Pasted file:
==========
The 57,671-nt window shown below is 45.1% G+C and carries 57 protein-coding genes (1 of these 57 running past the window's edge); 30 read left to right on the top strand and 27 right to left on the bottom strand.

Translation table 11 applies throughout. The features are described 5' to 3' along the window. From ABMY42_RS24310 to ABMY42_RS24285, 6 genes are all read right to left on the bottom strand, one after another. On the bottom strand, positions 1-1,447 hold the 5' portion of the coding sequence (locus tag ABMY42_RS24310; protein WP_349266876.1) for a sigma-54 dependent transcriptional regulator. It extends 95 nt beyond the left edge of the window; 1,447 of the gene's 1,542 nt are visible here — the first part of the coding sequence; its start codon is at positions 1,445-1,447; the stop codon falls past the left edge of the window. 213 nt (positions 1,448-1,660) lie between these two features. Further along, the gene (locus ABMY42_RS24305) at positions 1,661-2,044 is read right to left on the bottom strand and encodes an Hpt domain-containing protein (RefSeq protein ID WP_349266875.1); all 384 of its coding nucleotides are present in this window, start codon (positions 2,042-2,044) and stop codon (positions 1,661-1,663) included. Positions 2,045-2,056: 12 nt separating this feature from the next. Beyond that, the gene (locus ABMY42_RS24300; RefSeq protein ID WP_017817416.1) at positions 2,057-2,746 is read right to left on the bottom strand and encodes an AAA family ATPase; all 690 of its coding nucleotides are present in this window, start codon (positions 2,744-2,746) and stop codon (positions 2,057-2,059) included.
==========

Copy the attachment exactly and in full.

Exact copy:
The 57,671-nt window shown below is 45.1% G+C and carries 57 protein-coding genes (1 of these 57 running past the window's edge); 30 read left to right on the top strand and 27 right to left on the bottom strand.

Translation table 11 applies throughout. The features are described 5' to 3' along the window. From ABMY42_RS24310 to ABMY42_RS24285, 6 genes are all read right to left on the bottom strand, one after another. On the bottom strand, positions 1-1,447 hold the 5' portion of the coding sequence (locus tag ABMY42_RS24310; protein WP_349266876.1) for a sigma-54 dependent transcriptional regulator. It extends 95 nt beyond the left edge of the window; 1,447 of the gene's 1,542 nt are visible here — the first part of the coding sequence; its start codon is at positions 1,445-1,447; the stop codon falls past the left edge of the window. 213 nt (positions 1,448-1,660) lie between these two features. Further along, the gene (locus ABMY42_RS24305) at positions 1,661-2,044 is read right to left on the bottom strand and encodes an Hpt domain-containing protein (RefSeq protein ID WP_349266875.1); all 384 of its coding nucleotides are present in this window, start codon (positions 2,042-2,044) and stop codon (positions 1,661-1,663) included. Positions 2,045-2,056: 12 nt separating this feature from the next. Beyond that, the gene (locus ABMY42_RS24300; RefSeq protein ID WP_017817416.1) at positions 2,057-2,746 is read right to left on the bottom strand and encodes an AAA family ATPase; all 690 of its coding nucleotides are present in this window, start codon (positions 2,744-2,746) and stop codon (positions 2,057-2,059) included.